Maximizing Expected Present Value predicts that firms will seek 100% working interest in attractive ventures. However, firms frequently desire less than the entire working interest, and clearly pay much less than EPV to participate, management behavior often explained as a result of firms’ risk aversion.
Although there is little published evidence that firms routinely calculate Risk Adjusted Values (RAV), they provide a useful way to quantify risk aversion. This is not a new tool, as methods of deriving RAV and an Optimum Working Interest have been available in the literature for some time. Previous studies, which we review, have concentrated on defining a firm's Risk Tolerance, a necessary input in determining RAV.
We have expanded the use of RAV in a number of ways. Firstly, we believe that a firm's RT is not constant, but varies by business unit to match the strategic direction of the firm. Secondly, we use actual and hypothetical examples to illustrate the use of RAV in (a) rationalizing the Fair Market Value of exploration portfolios, (b) defining the relative contributions of firms’ exploration assets in mergers and acquisitions, (c) assessing farm-out values and targeting potential farminees, (d) selecting aligned partners for bidding groups and (e) government use for designing license rounds.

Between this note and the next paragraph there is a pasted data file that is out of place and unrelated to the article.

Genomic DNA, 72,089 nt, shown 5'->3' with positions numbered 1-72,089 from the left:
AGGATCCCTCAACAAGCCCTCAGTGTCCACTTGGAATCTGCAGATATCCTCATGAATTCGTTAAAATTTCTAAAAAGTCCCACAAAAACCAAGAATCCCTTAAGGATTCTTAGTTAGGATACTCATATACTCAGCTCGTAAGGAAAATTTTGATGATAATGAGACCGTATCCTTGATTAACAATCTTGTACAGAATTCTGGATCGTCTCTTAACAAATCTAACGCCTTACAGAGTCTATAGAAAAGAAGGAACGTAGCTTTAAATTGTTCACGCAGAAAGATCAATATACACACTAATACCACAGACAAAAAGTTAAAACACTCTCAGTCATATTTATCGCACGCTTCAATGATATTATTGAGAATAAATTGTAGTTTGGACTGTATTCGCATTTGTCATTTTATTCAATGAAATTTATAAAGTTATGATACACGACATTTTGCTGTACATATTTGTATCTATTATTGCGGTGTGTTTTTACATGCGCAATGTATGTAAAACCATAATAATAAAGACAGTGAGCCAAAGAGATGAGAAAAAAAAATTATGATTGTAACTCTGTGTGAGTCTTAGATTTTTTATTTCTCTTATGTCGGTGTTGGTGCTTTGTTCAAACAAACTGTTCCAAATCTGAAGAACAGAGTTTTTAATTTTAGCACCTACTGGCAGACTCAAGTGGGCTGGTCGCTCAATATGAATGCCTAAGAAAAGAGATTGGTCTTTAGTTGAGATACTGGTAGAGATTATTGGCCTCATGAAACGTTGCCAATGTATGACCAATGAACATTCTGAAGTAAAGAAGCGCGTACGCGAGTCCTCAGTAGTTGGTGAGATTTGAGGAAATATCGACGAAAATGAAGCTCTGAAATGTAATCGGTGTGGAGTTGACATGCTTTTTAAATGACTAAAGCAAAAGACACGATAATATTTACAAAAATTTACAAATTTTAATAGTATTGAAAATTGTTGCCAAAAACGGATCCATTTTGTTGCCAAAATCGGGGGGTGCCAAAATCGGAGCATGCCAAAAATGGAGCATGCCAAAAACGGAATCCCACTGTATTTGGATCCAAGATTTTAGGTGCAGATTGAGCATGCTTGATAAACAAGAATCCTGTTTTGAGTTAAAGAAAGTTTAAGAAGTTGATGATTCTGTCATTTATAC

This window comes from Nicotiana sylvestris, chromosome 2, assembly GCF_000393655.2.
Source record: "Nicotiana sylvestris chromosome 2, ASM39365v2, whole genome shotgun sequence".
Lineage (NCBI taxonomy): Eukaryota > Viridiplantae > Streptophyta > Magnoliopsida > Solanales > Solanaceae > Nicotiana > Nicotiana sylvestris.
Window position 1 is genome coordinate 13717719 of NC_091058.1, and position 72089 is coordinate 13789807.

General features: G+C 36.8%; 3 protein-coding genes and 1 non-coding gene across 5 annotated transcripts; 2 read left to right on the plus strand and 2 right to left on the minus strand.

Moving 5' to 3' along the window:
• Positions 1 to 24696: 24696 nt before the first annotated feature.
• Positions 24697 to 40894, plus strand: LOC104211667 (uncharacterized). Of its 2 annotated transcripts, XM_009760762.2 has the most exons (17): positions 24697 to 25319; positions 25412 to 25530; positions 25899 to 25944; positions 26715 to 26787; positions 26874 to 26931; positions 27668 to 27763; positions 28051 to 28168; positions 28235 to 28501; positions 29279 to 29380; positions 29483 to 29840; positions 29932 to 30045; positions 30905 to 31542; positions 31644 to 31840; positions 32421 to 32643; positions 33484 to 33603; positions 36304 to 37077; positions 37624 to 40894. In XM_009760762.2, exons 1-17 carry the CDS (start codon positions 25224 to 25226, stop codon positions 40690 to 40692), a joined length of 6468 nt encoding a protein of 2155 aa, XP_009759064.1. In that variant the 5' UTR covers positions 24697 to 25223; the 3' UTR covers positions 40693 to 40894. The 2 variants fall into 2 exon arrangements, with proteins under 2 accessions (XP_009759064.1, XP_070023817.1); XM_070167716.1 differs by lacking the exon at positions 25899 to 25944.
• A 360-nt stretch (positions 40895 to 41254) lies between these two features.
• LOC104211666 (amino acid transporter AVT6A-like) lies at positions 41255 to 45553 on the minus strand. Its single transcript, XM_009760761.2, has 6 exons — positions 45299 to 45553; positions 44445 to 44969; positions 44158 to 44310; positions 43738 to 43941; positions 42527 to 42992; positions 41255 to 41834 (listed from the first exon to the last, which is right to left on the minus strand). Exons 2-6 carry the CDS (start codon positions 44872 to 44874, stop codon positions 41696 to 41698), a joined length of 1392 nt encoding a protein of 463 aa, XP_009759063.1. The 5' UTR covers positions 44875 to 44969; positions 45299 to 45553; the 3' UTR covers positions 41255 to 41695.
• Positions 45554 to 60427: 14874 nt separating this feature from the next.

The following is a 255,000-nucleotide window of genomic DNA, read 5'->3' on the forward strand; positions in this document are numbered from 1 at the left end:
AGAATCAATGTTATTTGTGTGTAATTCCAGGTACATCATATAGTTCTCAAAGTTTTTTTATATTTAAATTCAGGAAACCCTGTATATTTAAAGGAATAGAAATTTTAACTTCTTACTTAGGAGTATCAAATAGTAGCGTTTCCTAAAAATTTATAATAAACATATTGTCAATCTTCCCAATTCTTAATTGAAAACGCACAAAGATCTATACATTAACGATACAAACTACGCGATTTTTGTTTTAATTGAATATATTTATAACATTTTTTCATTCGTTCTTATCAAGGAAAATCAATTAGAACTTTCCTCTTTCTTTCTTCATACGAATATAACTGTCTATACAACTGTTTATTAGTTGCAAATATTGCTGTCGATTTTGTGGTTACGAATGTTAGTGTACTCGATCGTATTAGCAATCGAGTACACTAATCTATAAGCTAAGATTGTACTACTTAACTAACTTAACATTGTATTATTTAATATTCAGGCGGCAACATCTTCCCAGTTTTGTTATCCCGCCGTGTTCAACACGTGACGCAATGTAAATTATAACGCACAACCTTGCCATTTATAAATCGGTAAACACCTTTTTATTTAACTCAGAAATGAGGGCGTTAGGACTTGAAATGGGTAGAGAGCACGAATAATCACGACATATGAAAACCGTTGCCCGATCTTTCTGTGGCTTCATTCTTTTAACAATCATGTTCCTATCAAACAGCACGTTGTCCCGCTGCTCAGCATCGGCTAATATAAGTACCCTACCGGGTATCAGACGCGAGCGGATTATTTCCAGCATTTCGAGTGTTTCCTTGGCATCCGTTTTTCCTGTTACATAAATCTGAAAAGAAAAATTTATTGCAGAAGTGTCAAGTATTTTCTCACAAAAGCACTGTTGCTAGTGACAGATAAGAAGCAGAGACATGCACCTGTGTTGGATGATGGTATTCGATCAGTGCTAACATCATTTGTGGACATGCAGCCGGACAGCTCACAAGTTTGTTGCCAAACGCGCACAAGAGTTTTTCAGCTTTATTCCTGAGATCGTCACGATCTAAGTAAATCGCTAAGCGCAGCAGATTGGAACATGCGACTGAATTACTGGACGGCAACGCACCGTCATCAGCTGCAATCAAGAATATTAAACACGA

Existing applications of RAV have usually been restricted to a simple lottery in which a single success leg is represented by mean success. This ignores the uncertainty in the success leg, with RAV being independent of the variance of the underlying reserves distribution. Through analysis and simulation, we review the sensitivity of RAV to reserves and value uncertainty.